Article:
In the past two years, consumer behaviour has been drastically reshaped.
While demand makes its way back to pre-pandemic levels, driven by rising consumer confidence, pent-up demand, and accumulated savings, the way consumers spend has changed forever.
This impacts the hospitality distribution space, and it is critical for all stakeholders to understand and embrace the new reality.
With my extensive experience of tech-enabled hospitality businesses, here are my takeaways.
Greater digital adoption is critical for the hospitality industry
40 million new internet users came online in 2021. This brings the internet penetration in Southeast Asia (SEA) to 75%. As a reference, Europe was sitting at 82.5% in 2019.
Grocery shopping, learning, and home entertainment benefited massively from digital adoption. A McKinsey study found that e-grocery shopping is likely to retain its pandemic increases, while remote learning, air travel, dining, and live entertainment would likely revert closer to pre-pandemic patterns.
Changes to operations for food and beverage outlets as a result of constant closures and re-openings, as well as seating restrictions caused by the pandemic, have forced more profound and long-term changes to the dining-out experience. The more agile operators have adapted by embracing basic takeaway options or by creating restaurant alike experiences at home. Some took it further by moving to a full cloud kitchen concept.
Those are great steps to reduce the proportion of revenue linked to their real estate, but more could be done: food and beverage operators could create their own e-store, offering private in-home catering built around their signature dishes, a curated wine selection, and even online cooking tutorials.
The increase in time spent online also redistributed the audience profiles. Cloudflare’s radar project revealed that, in 2021, TikTok was the most popular domain, surpassing the traffic of Google or Facebook. While it is important for marketers to adopt this growing platform, they also need to ensure they remain agile and engage with their customer where they are, keeping in mind their behaviour changes faster and faster.
Work from home and virtual meetings – a thing of the past or the ‘new norm’?
Humans are social creatures and two years of isolation is a (very) long time. There is no doubt more time (and money) will be spent out of the home.
In a radio interview earlier this month, Accor’s CEO Sebastien Bazin predicted the decline in activity from international travelers, as the adoption of Zoom and Teams soared in the last 26 months, will be compensated by domestic demand.
According to an Accor internal survey, while most employees do not want to go back to the office five days a week, 70% do not want to work from home either.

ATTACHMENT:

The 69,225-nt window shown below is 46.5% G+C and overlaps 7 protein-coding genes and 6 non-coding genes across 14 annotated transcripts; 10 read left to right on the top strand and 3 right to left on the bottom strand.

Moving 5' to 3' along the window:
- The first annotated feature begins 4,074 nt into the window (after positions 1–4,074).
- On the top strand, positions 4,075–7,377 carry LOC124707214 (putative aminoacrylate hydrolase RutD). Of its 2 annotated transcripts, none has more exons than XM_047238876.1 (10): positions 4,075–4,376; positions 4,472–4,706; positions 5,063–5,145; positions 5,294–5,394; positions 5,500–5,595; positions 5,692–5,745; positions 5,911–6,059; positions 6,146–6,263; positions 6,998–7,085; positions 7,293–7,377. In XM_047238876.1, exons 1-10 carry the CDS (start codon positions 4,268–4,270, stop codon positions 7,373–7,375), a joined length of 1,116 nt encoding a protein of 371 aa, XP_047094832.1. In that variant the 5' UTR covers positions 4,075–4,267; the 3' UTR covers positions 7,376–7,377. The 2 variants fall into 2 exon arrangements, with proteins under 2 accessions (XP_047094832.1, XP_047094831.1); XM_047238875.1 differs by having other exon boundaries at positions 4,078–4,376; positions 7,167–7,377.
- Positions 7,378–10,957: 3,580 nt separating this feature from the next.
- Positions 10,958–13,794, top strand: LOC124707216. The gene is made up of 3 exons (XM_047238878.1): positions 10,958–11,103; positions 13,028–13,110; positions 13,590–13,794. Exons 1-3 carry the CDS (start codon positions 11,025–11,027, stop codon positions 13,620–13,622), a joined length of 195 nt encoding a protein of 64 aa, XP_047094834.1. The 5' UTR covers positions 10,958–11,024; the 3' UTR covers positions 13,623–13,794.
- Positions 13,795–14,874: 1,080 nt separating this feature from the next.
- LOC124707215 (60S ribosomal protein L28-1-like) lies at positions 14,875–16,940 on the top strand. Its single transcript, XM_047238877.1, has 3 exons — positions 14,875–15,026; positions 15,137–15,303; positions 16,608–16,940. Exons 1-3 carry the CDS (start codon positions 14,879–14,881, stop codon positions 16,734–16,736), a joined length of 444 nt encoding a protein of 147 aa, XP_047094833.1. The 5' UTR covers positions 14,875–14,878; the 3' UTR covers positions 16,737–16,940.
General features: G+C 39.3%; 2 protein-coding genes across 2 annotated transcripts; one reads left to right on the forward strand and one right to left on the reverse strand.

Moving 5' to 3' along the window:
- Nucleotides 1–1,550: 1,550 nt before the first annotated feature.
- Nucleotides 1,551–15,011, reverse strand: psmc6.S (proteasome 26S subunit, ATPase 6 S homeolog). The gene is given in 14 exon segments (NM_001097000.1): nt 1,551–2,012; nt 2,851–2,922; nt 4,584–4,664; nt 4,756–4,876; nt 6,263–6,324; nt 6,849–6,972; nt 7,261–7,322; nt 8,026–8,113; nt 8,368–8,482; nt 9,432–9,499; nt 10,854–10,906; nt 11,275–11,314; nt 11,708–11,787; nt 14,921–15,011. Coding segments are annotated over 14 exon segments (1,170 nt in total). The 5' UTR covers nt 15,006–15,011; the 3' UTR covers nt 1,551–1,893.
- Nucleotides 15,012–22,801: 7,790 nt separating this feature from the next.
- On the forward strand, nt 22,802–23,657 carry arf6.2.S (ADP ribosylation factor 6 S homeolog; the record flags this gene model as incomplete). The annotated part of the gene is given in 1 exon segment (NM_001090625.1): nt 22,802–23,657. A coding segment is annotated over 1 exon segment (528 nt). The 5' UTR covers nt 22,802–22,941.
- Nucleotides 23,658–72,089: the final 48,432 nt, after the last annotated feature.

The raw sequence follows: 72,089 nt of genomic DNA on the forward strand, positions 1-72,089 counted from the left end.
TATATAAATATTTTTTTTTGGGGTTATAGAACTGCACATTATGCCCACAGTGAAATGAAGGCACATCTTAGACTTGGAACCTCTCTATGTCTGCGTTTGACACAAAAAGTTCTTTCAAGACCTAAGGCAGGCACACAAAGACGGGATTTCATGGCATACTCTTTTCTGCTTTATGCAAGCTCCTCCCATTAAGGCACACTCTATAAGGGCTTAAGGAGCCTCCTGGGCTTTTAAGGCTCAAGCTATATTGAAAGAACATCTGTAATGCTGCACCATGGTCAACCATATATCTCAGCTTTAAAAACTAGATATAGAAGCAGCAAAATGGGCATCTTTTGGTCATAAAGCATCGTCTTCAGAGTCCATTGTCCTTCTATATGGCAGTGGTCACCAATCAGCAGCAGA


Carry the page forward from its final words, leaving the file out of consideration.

Instead, Bazin expects they will be working from hotel lobbies, bars, or restaurants. He bets his hotels, mainly located in major cities, will be busy from 9am to 9pm with local demand. His hotels will compete with venues like Starbucks which has catered for that particular demand for the last ten years.
With this new audience, operators should strategize how to best capture additional revenue opportunities such as valet parking, health club, concierge services, or laundry services.
If the preference for virtual meetings remains, then hotels may need to consider whether their very expensive, but underutilized, meetings and events space is being fully optimized. One trend that is worth considering is the creation of private clubs in such prime spaces, as city hotels have the locations, facilities, and service staff to operate them, and there has been considerable growth in demand for such venues in recent months.
From omni-channel to omni-presence
The aftermath of 9-11 was a catalyst for leveraging e-commerce to maximize room nights sales.
The recovery from the pandemic can have the same impact on the distribution of hotels’ goods and services and present an opportunity to move from omni-channel to omni-presence.
Resources will be needed to upgrade the tech stack used so far.
Marriott made a move in that direction when it announced last November the signing of an agreement with Amadeus to modernize its reservation and commerce infrastructure. With hotel stays being increasingly marketed as experiences, hotels that enable guests to purchase complementary products like spa and golf when booking a stay will gain a competitive advantage. Would the next phase of this project also enable guests to purchase other items such as the desk lamp or lounge chair of their favourite hotels or resorts?” Integrating the booking and fulfillment process with partners such as ShopBack, a fast-growing cashback reward program with multiple travel and hospitality offers, will provide even greater market presence.
Addressing the digital future is imperative
A sound distribution strategy can no longer be limited to selling rooms through a branded website, online travel agents, or the GDS. It is time to get creative, look around and commit proper resources to transform and modernize practices.
Other industries have done it before, the hospitality business should not be left behind.